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  • Jared Huizenga

‘The Climb’ is as Infuriating as it is Funny

It’s not all that uncommon for a movie or TV show to have characters so flawed and unlikeable that watching them sends me into brief fits of rage. More often than not, I don’t enjoy those movies/shows.

But once in a while those flaws and that level of dislike just somehow work. This is one of those times.


Kyle Marvin as Kyle and Michael Angelo Covino as Mike. (Photo by Zach Kuperstein. Courtesy Sony Pictures Classics.)


‘The Climb’ starts off innocently enough, with lifelong friends Kyle (Kyle Marvin) and Mike (Michael Angelo Covino) taking a bike trip through France. While discussing Kyle’s upcoming nuptials, Mike reveals that he’s been sleeping Kyle’s fiancé.

Despite the betrayal, Kyle struggles to cut Mike out of his life, and even shows up for him during the lowest moment of his life.

Broken into chapters, the story plays out over the course of several years, often with the same result: after a period of estrangement, Mike pops back into Kyle’s life, causes chaos, and Kyle – to varying degrees – sits idly by and allows it to happen.


Gayle Rankin as Marissa, Kyle Marvin as Kyle, and Michael Angelo Covino as Mike. (Photo by Zach Kuperstein. Courtesy Sony Pictures Classics.)


Written and produced by real life friends Marvin and Covino (who also directs), ‘The Climb’ takes an honest look at men and their friendships. And perhaps it’s that honesty that’s so maddening.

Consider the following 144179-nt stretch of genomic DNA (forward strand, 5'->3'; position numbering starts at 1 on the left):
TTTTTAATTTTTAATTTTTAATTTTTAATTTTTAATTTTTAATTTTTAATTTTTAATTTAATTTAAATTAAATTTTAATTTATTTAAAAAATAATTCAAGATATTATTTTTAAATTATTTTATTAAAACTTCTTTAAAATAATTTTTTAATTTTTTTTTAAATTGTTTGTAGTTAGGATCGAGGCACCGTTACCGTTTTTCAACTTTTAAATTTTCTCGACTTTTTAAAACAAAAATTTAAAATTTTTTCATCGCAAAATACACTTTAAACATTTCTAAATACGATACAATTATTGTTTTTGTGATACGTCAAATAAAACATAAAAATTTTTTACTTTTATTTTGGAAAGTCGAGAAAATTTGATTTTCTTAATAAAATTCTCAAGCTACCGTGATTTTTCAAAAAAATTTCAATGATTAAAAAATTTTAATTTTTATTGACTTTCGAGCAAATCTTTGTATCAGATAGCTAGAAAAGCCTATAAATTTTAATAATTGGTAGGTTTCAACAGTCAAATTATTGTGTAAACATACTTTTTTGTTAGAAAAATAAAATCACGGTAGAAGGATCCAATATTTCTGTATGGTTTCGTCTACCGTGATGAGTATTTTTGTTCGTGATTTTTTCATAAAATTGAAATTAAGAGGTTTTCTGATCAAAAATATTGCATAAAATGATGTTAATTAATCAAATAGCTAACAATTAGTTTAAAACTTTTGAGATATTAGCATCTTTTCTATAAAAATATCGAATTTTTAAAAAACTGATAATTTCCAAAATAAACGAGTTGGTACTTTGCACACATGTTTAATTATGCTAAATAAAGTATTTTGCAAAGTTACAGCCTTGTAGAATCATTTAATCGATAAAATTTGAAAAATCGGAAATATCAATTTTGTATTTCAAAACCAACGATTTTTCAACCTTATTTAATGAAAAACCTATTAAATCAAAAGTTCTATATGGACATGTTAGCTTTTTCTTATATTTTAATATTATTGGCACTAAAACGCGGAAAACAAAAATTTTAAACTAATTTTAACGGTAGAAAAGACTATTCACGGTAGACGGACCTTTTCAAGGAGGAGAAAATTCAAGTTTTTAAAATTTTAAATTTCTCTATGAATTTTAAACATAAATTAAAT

You have Mike, the overtly toxic alpha, and Kyle, the painfully impotent beta, and through the years they’ve formed this co-dependent, ersatz brotherhood that neither of them can, nor seem willing to, escape. Despite his actions, which are dialed up to 11 for comedic/dramatic effect, it’s obvious Mike cares about Kyle, but for some reason can’t stop sabotaging his life. And Kyle just sort of sits there and allows it to happen.

Adding to the disfunction of the relationship is Kyle’s family who often – but not always – overlook and enable Mike’s shortcomings and a pair of love interests, Ava (Judith Godrèche) and Marissa (Gayle Rankin), that bring out the worst in both men.

If not for the heavy dose of comedy, albeit very dark, ‘The Climb’ would likely have been a painful watch.

But life is messy, and people are imperfect, and Marvin and Covino have done an excellent job of conveying that. Whether it’s very brief moments of joy or long stretches of anger toward the characters and their actions or inactions, it’s very difficult to be indifferent toward ‘The Climb.’

★★★½ of ★★★★★


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